From Victim to Beneficiary: The Road to the U Visa.
Experiencing being a victim of crime is a devastating experience, however, nothing should stand in the way of providing the necessary assistance to the authorities to bring those responsible to justice. In this context, Congress has enacted legislation designed to support immigrants who have suffered certain qualifying crimes. The U visa offers these victims the ability to live and work legally in the United States for up to four years. In addition, when they have resided in the country on a U visa for three years, they can apply for a green card.
In this article, we will provide detailed information that will allow you to understand the U visa application process for crime victims.
In order to demonstrate to USCIS that you are deserving of a U Visa, it is essential to provide all the necessary documents that detail and support your case. There are a number of mandatory documents and other documents that, while not mandatory, may be important evidence to support your arguments. Among these documents are:
It is important to note that if any of the documents are in a language other than English, you must submit both the original copy in the foreign language and an English translation.
As a crime victim, you act as the principal applicant (U-1) for the U visa. Fortunately, certain members of your family can be included as derivative beneficiaries on your application and obtain U nonimmigrant status if your application is approved. Those family members eligible to be included in your U visa application are as follows (be sure to file Supplement A with Form I-918):
If you, as the principal applicant (U-1), are over 21 years of age you may include:
If you, as the principal applicant (U-1), are under 21 years of age you may include:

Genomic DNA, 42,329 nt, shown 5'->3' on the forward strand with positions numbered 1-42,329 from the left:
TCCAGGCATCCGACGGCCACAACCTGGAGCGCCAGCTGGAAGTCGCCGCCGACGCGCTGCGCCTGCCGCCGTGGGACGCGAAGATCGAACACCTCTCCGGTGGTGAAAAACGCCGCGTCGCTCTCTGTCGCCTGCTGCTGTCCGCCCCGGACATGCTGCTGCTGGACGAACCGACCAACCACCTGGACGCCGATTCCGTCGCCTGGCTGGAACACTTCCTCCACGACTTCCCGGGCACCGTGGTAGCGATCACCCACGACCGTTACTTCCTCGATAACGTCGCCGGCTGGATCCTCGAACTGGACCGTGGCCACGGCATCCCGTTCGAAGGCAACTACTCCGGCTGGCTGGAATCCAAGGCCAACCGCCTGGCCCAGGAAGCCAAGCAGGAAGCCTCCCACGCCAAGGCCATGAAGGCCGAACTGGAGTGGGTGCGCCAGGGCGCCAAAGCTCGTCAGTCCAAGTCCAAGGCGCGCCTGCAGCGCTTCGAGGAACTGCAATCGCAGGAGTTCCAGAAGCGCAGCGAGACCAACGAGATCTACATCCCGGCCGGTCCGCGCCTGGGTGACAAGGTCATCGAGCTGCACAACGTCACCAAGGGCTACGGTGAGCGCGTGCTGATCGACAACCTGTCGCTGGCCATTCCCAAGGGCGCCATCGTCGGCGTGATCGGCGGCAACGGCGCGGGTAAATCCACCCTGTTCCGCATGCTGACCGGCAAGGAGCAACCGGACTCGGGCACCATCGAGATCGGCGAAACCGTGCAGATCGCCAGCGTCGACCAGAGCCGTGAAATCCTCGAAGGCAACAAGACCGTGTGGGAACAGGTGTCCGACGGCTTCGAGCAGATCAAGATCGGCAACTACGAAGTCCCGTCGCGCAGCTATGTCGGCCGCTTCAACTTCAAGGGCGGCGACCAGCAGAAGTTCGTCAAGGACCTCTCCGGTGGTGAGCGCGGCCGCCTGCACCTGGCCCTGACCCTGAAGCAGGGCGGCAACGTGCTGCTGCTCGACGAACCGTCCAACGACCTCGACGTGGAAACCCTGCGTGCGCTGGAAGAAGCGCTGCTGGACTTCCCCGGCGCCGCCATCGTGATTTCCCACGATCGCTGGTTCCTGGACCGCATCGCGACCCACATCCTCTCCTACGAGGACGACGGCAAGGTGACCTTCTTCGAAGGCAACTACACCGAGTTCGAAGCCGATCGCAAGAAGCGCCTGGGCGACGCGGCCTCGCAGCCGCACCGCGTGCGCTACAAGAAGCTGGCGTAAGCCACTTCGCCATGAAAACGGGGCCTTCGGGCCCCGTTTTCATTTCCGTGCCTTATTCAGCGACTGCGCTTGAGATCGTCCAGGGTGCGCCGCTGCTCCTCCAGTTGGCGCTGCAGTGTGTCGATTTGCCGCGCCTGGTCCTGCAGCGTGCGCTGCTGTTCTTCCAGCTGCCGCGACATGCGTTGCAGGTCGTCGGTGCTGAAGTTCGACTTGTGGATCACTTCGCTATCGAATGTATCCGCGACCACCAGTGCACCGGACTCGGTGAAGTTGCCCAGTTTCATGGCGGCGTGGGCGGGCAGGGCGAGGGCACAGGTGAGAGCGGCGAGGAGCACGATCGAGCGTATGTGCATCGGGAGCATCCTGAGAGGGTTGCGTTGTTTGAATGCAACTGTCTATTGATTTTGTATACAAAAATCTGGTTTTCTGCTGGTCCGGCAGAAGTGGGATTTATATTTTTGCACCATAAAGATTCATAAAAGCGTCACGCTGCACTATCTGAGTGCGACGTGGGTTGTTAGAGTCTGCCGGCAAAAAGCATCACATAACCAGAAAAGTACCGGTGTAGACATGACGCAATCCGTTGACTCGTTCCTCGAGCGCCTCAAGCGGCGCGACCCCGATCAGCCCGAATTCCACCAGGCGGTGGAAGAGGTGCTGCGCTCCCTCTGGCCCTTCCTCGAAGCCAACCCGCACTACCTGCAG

It is essential that all family members listed on your U visa application meet the requirements for admissibility to the United States. If there are grounds on which they may be deemed inadmissible, they must also apply for a waiver of inadmissibility.
In evaluating your U visa application, USCIS will consider the age of your family when submitting the application. This means that even if you or a family member celebrates another birthday during the processing of your U visa application, it may affect the eligibility of your derivatives. It is crucial to keep this factor in mind throughout the process.
When filing a U visa application, it is important to keep in mind that you do not automatically acquire the right to work in the United States. Therefore, during the period that USCIS processes your application, which currently ranges from 14 to 24 months, and while you are waiting for a decision, you are not allowed to work in the country.
When USCIS determines your eligibility for a U visa, you will be notified of their decision and placed on a waiting list for U visa approval. However, because of your eligibility, you will be granted “deferred action,” so you have low priority for deportation and can apply for work authorization. This allows you to work legally in the U.S. while you await final resolution of your immigration status.
Generally, the U visa is granted for a period of four years. After three years from the approval of the U visa, you can apply for a Green Card.
To be eligible for an adjustment of status or Green Card, the following requirements must be met:
Family members who benefit from their U visa as derivatives may also apply for a green card if they meet the above requirements.